A Bad Month for the LGBTQ Community

January was a bad month for the LGBTQ community.  First it was Mississippi that made a brief appearance in the United States Supreme Court.  Then it was Karen Pence, the vice-president’s wife, who made an appearance in the media.  And, finally, the armed services made a brief appearance in the United States Supreme Court.

It began with news on January 8, 2019, when a majority of the United States Supreme Court declined to get involved in a lawsuit challenging a law passed by the Mississippi legislature in 2016.  In that year the legislature said, among other things, that it was alright for state employees and private businesses to refuse services to members of the LGBTQ community. The Mississippi legislature had received word from the God in whom they believe, that members of the LGBTQ community displeased Him notwithstanding the fact that He had participated in their creation.  In order to know what their God thought, it was, of course, necessary for His thoughts to be filtered through the minds of His is self-appointed spokespersons in the Mississippi legislature who were responsible for passing the legislation in question. Those who objected to the law thought that for Mississippi legislators to be considered the vessels into which God would pour anti-LBGTQ venom, was highly suspicious, if not completely incredible. The Supreme Court was not so troubled.  It declined to delve into the complex question presented, and permitted the law to stand.

A few days later it was Karen Spence, the wife of the vice-president, who was in the news.  She, it turned out, was another vessel into which it seemed, God had poured anti-LBGTQ venom.  She had taken a job at a school that does not simply refuse to hire members of the LBGTQ community in any capacity, but refuses to accept children if they participate in or condone homosexual activity. Among its many tenets, as described in the Parent Agreement   that all parents sign, is a denial of the theory of evolution, a denial to which the actions of the school would lend credence. Employees are required to sign an employment agreement that, among other things, says the employee will not do anything that violates the “unique roles of male and female.”

Karen’s husband, Mike, was outraged that anyone was offended that his wife had gone to work at that well spring of intolerance.  The vice-president said that attacking “Christian education, is deeply offensive to us.”  Some might respond that a school that espouses intolerance towards those who do not subscribe to what it thinks its God wants, is offensive to the rest of us.

The final episode occurred on January 22, 2019. The good news was that the bad news imparted to the country on that day, had nothing to do with anyone pretending to be the vessel through which God made His wishes known. It simply had to do with reversing what Trumpsters perceived to be an ill-conceived legacy from the Obama years pertaining to the LGBTQ community. It had to do with military service, something about which the Trump has no first-hand knowledge, due to the debilitating effects of a mischievous heel spur that prevented him from serving in the military.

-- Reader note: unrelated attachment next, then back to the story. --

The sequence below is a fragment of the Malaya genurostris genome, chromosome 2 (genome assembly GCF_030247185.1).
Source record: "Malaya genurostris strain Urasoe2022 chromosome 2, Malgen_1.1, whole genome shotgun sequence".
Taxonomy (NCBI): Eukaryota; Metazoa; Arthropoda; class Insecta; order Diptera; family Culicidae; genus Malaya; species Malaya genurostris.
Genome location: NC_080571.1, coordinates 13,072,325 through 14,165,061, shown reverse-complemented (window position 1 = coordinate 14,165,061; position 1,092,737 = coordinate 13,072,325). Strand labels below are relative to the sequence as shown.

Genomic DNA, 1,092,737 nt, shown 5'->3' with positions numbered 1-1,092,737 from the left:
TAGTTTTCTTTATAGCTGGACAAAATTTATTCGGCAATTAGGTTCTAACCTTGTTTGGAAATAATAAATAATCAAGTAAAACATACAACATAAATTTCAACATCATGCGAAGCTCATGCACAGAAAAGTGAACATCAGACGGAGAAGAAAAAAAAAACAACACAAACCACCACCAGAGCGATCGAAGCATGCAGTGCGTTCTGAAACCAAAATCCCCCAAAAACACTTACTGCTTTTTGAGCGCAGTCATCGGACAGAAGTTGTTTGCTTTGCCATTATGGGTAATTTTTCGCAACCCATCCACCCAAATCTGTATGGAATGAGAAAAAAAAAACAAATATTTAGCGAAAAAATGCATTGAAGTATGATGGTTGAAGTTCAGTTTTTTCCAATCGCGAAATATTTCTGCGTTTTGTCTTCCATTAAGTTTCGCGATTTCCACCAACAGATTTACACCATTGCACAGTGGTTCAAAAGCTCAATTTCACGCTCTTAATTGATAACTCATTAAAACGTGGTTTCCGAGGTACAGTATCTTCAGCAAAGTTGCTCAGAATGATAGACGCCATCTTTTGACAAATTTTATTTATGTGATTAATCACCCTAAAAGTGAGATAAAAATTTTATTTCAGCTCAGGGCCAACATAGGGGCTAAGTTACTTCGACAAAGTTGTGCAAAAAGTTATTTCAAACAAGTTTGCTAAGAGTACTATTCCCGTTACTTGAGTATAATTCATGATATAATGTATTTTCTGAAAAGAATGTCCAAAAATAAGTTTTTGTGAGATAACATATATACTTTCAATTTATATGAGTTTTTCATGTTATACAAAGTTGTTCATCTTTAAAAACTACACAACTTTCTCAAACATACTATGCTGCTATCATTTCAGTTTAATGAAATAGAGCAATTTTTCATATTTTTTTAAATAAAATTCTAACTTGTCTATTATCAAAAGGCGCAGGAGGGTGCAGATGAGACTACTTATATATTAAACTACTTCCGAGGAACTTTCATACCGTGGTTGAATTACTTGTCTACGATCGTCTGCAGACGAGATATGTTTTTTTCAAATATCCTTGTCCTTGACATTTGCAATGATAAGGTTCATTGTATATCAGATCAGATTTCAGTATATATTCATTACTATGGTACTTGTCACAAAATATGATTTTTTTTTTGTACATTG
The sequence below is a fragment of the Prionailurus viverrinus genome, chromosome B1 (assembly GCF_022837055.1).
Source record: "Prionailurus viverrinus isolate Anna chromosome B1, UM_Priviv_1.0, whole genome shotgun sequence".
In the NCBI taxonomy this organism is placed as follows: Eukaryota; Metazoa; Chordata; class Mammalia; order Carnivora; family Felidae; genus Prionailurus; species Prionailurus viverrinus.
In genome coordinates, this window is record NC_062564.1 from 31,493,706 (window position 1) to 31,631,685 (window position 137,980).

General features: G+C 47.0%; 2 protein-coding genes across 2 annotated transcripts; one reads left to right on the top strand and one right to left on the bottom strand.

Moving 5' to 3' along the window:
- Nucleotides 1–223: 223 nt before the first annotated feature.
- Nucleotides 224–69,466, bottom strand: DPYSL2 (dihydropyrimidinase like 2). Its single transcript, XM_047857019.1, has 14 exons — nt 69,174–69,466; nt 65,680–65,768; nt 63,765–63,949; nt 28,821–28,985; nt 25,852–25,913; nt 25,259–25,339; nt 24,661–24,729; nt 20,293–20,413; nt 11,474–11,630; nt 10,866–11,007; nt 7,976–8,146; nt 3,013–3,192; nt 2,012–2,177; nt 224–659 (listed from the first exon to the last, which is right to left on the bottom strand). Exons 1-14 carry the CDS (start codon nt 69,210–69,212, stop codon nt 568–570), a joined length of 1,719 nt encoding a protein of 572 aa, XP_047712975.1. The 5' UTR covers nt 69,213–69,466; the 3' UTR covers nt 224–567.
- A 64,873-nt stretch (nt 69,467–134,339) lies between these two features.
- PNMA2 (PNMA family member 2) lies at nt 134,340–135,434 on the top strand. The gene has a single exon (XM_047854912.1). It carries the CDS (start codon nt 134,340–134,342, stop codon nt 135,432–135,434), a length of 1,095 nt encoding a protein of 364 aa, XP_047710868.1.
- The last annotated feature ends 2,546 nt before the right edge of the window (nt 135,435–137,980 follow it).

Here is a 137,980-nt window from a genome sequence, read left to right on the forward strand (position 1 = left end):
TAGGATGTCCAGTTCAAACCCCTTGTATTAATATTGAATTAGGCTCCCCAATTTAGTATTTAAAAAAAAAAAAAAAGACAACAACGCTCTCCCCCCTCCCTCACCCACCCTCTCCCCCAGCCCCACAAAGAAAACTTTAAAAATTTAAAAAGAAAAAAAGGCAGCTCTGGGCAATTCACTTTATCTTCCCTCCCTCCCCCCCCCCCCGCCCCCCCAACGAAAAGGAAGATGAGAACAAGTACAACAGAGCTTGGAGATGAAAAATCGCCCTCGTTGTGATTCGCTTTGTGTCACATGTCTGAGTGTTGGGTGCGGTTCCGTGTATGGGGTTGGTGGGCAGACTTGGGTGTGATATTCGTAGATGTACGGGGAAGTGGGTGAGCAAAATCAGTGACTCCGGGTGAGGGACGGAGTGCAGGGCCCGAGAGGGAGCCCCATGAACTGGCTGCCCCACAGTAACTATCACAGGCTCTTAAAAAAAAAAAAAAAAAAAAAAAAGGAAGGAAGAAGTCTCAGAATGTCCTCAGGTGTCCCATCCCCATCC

In 2015, then Secretary of Defense, Ashton Carter, let it be known that he thought the only reason transgender people should be barred from the military should be an individual’s lack of merit. On August 19, 2015, the Secretary said that regulations banning transgender individuals from the military were being dismantled, and on June 30, 2016, those regulations were repealed. Then came the Trump.

Thirteen months after the regulations were repealed, the Trump said transgender people would no longer be permitted to serve in the military.  On August 25, 2017, the Trump ordered the Secretary of Defense and the Secretary of Homeland Security to submit an implementation plan by February 21, 2018, that would, among other things, reinstate the ban on transgender individuals serving in the military.  Not unexpectedly, suits were brought attacking the Trump’s actions.   One trial court that heard a case that arose because of the decision to ban transgender individuals from the military, ruled, among other things, that the reasons the Trump gave for the ban “were not merely unsupported, but were actually contradicted by the studies, conclusions and judgment of the military itself.”

Another case attacking the ban was brought in Washington state and, like its predecessor, the ban was struck down by the trial court.  That court observed that the transgender individuals seeking entry into the military were a protected class and laws impairing their rights were subject to strict scrutiny.  The government appealed that decision, and on January 22, 2019, the United States Supreme Court reversed the decision of the lower court that had prevented the administration from implementing its ban on permitting transgender individuals to serve in the military.  It permitted the ban to go into effect while the matter was litigated in lower courts.  Until the lower courts have ruled on the question, and the case once again arrives at the United States Supreme Court, transgender people will not be permitted to serve in the military.  Only God knows how He will instruct the members of that Court to rule when the case once again appears before it. Those among my readers who are not in touch with God, however, probably know.

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